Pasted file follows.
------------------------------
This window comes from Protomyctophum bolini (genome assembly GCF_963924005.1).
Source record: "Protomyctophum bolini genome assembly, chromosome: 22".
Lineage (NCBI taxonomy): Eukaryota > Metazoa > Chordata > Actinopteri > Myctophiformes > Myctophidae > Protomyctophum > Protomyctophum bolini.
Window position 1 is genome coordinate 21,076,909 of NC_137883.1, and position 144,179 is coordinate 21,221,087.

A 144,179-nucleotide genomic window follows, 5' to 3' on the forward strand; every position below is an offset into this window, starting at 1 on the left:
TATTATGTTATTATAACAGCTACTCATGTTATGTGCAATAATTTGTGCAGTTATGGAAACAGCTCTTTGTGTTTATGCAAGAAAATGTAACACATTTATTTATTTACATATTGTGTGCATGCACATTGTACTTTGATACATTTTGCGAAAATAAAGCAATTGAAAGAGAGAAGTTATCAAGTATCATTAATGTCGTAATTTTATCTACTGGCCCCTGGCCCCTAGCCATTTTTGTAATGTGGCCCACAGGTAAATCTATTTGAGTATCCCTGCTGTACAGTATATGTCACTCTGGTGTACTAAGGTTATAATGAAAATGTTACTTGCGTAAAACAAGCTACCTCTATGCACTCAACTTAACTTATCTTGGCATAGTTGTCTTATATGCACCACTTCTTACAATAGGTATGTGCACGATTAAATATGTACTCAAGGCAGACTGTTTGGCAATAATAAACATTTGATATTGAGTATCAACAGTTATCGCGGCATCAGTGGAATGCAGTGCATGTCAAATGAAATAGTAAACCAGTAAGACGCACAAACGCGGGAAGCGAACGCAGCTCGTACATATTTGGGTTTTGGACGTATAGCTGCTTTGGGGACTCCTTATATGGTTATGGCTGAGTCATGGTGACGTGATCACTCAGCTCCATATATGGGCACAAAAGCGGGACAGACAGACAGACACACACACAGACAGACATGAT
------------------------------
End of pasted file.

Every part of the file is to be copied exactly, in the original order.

This window comes from Protomyctophum bolini (genome assembly GCF_963924005.1).
Source record: "Protomyctophum bolini genome assembly, chromosome: 22".
Lineage (NCBI taxonomy): Eukaryota > Metazoa > Chordata > Actinopteri > Myctophiformes > Myctophidae > Protomyctophum > Protomyctophum bolini.
Window position 1 is genome coordinate 21,076,909 of NC_137883.1, and position 144,179 is coordinate 21,221,087.

A 144,179-nucleotide genomic window follows, 5' to 3' on the forward strand; every position below is an offset into this window, starting at 1 on the left:
TATTATGTTATTATAACAGCTACTCATGTTATGTGCAATAATTTGTGCAGTTATGGAAACAGCTCTTTGTGTTTATGCAAGAAAATGTAACACATTTATTTATTTACATATTGTGTGCATGCACATTGTACTTTGATACATTTTGCGAAAATAAAGCAATTGAAAGAGAGAAGTTATCAAGTATCATTAATGTCGTAATTTTATCTACTGGCCCCTGGCCCCTAGCCATTTTTGTAATGTGGCCCACAGGTAAATCTATTTGAGTATCCCTGCTGTACAGTATATGTCACTCTGGTGTACTAAGGTTATAATGAAAATGTTACTTGCGTAAAACAAGCTACCTCTATGCACTCAACTTAACTTATCTTGGCATAGTTGTCTTATATGCACCACTTCTTACAATAGGTATGTGCACGATTAAATATGTACTCAAGGCAGACTGTTTGGCAATAATAAACATTTGATATTGAGTATCAACAGTTATCGCGGCATCAGTGGAATGCAGTGCATGTCAAATGAAATAGTAAACCAGTAAGACGCACAAACGCGGGAAGCGAACGCAGCTCGTACATATTTGGGTTTTGGACGTATAGCTGCTTTGGGGACTCCTTATATGGTTATGGCTGAGTCATGGTGACGTGATCACTCAGCTCCATATATGGGCACAAAAGCGGGACAGACAGACAGACACACACACAGACAGACATGAT